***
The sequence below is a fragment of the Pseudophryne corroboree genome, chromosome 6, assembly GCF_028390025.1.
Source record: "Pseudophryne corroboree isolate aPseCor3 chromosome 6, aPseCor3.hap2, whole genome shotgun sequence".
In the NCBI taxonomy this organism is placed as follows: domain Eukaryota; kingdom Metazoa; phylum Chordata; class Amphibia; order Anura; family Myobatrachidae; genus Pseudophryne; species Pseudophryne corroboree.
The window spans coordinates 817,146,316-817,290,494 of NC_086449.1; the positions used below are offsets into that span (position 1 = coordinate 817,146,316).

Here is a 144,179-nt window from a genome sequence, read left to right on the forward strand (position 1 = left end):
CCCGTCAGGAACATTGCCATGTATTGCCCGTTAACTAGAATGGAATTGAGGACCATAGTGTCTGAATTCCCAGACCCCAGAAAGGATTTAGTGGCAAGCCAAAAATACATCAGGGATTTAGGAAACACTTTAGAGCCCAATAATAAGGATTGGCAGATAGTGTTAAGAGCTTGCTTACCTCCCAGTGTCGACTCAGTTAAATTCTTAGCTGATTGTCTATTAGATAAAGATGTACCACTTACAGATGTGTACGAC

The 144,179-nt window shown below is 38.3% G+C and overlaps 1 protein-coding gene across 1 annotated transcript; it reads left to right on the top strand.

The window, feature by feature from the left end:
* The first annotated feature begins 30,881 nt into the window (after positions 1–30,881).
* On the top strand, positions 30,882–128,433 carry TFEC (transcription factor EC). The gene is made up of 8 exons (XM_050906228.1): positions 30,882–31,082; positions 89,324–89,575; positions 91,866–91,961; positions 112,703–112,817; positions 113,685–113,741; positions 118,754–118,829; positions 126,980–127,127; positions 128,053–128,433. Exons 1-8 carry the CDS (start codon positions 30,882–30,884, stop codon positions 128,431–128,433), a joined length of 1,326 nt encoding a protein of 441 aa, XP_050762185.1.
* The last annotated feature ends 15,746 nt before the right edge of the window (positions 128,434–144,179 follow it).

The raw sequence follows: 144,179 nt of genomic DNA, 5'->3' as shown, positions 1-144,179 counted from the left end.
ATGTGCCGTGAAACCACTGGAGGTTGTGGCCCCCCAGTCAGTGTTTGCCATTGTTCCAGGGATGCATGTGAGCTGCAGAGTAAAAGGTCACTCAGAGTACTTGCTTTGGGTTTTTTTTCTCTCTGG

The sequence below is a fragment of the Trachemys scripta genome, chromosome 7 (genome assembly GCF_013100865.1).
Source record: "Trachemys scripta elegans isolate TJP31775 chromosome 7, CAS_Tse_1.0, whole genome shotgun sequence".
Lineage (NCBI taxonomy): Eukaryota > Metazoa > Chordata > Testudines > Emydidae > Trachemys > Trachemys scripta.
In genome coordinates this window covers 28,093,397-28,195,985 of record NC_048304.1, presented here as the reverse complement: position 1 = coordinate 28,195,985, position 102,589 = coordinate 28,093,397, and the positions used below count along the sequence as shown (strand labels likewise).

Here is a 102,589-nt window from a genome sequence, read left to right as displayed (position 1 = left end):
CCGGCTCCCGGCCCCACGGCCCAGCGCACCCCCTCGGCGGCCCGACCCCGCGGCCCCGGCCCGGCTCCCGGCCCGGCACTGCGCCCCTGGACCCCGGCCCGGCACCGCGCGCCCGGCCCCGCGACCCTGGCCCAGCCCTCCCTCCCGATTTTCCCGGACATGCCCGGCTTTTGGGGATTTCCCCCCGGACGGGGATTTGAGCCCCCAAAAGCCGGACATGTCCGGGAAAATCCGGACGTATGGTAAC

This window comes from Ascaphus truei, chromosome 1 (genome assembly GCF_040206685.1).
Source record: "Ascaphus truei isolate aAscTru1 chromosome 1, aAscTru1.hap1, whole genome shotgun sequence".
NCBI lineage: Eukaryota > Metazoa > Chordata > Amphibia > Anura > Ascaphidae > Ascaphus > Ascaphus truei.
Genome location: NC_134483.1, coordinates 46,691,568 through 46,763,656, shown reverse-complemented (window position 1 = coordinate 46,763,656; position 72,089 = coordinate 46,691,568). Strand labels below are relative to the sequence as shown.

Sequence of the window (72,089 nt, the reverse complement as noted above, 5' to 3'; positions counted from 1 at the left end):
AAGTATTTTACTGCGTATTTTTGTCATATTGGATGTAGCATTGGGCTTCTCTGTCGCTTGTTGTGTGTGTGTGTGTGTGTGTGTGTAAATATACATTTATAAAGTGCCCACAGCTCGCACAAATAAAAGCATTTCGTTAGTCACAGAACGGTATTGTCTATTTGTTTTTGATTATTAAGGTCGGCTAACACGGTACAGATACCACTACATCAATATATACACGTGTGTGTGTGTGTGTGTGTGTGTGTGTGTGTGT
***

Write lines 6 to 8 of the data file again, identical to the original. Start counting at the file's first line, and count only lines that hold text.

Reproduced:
CCCGTCAGGAACATTGCCATGTATTGCCCGTTAACTAGAATGGAATTGAGGACCATAGTGTCTGAATTCCCAGACCCCAGAAAGGATTTAGTGGCAAGCCAAAAATACATCAGGGATTTAGGAAACACTTTAGAGCCCAATAATAAGGATTGGCAGATAGTGTTAAGAGCTTGCTTACCTCCCAGTGTCGACTCAGTTAAATTCTTAGCTGATTGTCTATTAGATAAAGATGTACCACTTACAGATGTGTACGAC

The 144,179-nt window shown below is 38.3% G+C and overlaps 1 protein-coding gene across 1 annotated transcript; it reads left to right on the top strand.

The window, feature by feature from the left end: